According to 2nd Lt. Ezra Caplan, the Arnold Engineering Development Center Air Force program manager for the test, the purpose of the service life extension program is to increase sustainability and support of the three engine fleets while preserving the performance on the aircraft itself.
"We want the aircraft to be able to fly like it has flown in the past, whether it's the U-2 or the B-2 program," he said.
The F118-100 is currently undergoing altitude performance tests to ensure the new engine components match the required performance for the aircraft. The tests will run through March with 90 hours of running time expected.
"Everything has gone smoothly so far," said Mark Cross, Aerospace Testing Alliance senior project engineer. "We had a highly successful check-out run and we met 145 percent of our test objectives on the first run, which is beyond normal of what you would expect to get done."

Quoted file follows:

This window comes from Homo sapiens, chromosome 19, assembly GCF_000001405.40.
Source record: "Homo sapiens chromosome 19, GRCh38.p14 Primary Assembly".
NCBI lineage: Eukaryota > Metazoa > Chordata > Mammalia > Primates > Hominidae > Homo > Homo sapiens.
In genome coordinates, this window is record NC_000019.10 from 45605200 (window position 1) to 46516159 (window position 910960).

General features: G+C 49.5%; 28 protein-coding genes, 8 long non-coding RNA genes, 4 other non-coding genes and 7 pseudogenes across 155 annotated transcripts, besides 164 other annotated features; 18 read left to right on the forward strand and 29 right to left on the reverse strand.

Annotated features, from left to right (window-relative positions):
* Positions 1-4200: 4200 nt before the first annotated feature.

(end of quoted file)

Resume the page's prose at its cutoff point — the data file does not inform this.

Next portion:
The Arnold Engineering Development Center also completed tests ahead of schedule on the F118-101 engine, which is the power plant for the U-2, late last year. According to Caplan, this was one of the most critical tests performed in 2005.
"We really had a phenomenal effort by the J-1 test team," said Caplan. "They really did a great job taking in, not only what we had to do, which was more than enough for the short time period, but they also incorporated some additional test objectives."